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1.5 Nutrition Chair: Prof. K. Srinath Reddy, India
O1-5.1 Cluster-randomised controlled trial of an early childhood obesity prevention program: the Melbourne Infant Feeding, Activity and Nutrition Trial (InFANT) program
  1. K Hesketh1,
  2. K Campbell1,
  3. D Crawford1,
  4. J Salmon1,
  5. K Ball1,
  6. S McNaughton1,
  7. Z McCallum2
  1. 1Centre for Physical Activity and Nutrition Research, Deakin University, Melbourne, Victoria, Australia
  2. 2University of Melbourne, Melbourne, Victoria, Australia

Abstract

Introduction This study aimed to assess the effectiveness of a child-focused early obesity prevention intervention for first-time parents in existing social networks.

Methods The Melbourne InFANT Program is a cluster-randomised controlled trial involving 542 families from 62 first-time parent groups in Melbourne, Australia (87% recruitment; 90% retention). It focuses on positive diet, physical activity and reduced sedentary behaviours from 3 to 18 months of age.

Results At intervention conclusion, children's objectively measured physical activity was similar across groups. Maternal beliefs about television and diet and corresponding child behaviours were more favourable in intervention than control participants. For example, fewer intervention group mothers believed television is helpful for development (67% vs 43%), and parents should offer other foods if their child doesn't eat their meal (44% vs 20%; both p<0.001). More intervention mothers believed parents should include fruit or vegetables in all children's meals and snacks (96% vs 91%, p=0.04), and that television should be turned off when children are eating (90% vs 81%, p=0.02). Compared to control group infants, those in the intervention group were significantly more likely to consume two or more serves of fruit (81% vs 70%, p=0.03), vegetables (56% vs 42%, p=0.04) and both fruit and vegetables daily (39% vs 26%, p<0.001) and watched an average of 92 min less television per week (β=−13.8, 95% CI −26.4 to −1.2).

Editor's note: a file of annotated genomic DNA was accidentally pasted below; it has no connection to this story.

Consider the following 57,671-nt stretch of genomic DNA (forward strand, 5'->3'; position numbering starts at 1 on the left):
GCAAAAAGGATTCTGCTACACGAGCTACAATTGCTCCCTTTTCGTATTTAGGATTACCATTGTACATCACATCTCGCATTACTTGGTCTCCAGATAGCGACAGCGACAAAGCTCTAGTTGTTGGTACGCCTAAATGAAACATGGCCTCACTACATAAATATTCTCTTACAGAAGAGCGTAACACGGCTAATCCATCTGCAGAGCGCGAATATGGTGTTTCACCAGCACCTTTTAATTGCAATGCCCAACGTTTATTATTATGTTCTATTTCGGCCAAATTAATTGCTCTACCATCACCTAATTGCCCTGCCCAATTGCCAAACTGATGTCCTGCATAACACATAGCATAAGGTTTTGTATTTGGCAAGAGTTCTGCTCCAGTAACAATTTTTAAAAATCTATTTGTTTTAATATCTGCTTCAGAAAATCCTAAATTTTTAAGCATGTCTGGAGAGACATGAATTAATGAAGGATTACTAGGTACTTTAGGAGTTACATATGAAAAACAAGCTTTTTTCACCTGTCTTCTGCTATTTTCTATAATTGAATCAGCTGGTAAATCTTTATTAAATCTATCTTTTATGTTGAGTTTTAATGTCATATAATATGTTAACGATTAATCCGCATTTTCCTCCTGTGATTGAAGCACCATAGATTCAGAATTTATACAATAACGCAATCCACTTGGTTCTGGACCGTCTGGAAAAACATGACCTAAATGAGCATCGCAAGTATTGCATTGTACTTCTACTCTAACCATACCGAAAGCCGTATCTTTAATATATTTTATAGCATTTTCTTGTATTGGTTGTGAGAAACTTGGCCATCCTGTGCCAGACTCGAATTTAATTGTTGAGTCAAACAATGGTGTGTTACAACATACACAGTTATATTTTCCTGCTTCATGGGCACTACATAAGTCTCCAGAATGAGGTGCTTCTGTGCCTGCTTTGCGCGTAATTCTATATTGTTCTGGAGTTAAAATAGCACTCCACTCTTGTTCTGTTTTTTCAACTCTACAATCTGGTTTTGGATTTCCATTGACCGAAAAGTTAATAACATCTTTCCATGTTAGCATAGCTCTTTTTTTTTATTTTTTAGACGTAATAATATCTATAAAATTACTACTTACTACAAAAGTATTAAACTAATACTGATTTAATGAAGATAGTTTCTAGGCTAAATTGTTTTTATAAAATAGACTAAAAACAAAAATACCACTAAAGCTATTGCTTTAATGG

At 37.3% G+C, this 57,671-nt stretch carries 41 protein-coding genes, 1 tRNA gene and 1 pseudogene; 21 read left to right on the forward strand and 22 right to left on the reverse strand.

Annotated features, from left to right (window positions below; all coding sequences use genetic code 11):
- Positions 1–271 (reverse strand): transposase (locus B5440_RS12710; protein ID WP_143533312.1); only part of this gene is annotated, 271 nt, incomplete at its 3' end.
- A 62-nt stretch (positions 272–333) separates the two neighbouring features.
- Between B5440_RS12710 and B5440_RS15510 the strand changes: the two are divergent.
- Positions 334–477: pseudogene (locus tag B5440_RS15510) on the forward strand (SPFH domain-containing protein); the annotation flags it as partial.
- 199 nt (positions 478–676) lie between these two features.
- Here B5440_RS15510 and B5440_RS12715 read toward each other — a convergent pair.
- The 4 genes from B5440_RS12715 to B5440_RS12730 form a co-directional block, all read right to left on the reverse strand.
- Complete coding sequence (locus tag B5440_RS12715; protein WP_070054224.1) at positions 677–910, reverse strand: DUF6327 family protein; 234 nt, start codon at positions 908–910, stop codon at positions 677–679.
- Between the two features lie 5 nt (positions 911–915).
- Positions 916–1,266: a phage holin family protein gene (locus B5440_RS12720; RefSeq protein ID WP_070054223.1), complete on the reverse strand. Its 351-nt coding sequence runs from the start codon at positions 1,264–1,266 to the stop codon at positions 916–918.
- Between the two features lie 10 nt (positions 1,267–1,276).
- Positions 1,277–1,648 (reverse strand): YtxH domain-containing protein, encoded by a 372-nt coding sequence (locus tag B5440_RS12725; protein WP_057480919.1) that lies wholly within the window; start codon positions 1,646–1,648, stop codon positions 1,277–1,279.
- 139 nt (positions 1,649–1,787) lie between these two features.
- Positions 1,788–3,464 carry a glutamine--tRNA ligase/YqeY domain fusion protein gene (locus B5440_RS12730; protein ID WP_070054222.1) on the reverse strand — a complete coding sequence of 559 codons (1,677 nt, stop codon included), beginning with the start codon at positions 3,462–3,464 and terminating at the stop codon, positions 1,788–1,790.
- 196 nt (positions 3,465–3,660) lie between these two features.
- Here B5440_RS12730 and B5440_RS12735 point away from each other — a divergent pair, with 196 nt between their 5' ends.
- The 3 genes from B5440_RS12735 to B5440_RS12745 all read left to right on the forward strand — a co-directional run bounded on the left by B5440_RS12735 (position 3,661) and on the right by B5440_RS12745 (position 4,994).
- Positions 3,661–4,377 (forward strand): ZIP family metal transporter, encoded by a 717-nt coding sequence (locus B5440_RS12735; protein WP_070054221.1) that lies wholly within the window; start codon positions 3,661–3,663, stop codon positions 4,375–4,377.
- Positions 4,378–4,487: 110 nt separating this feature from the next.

Conclusions The Melbourne InFANT Program, a low-dose, low-cost obesity prevention intervention, shows promising impact on parent attitudes and beliefs and on children's diet and television viewing behaviours but not physical activity.

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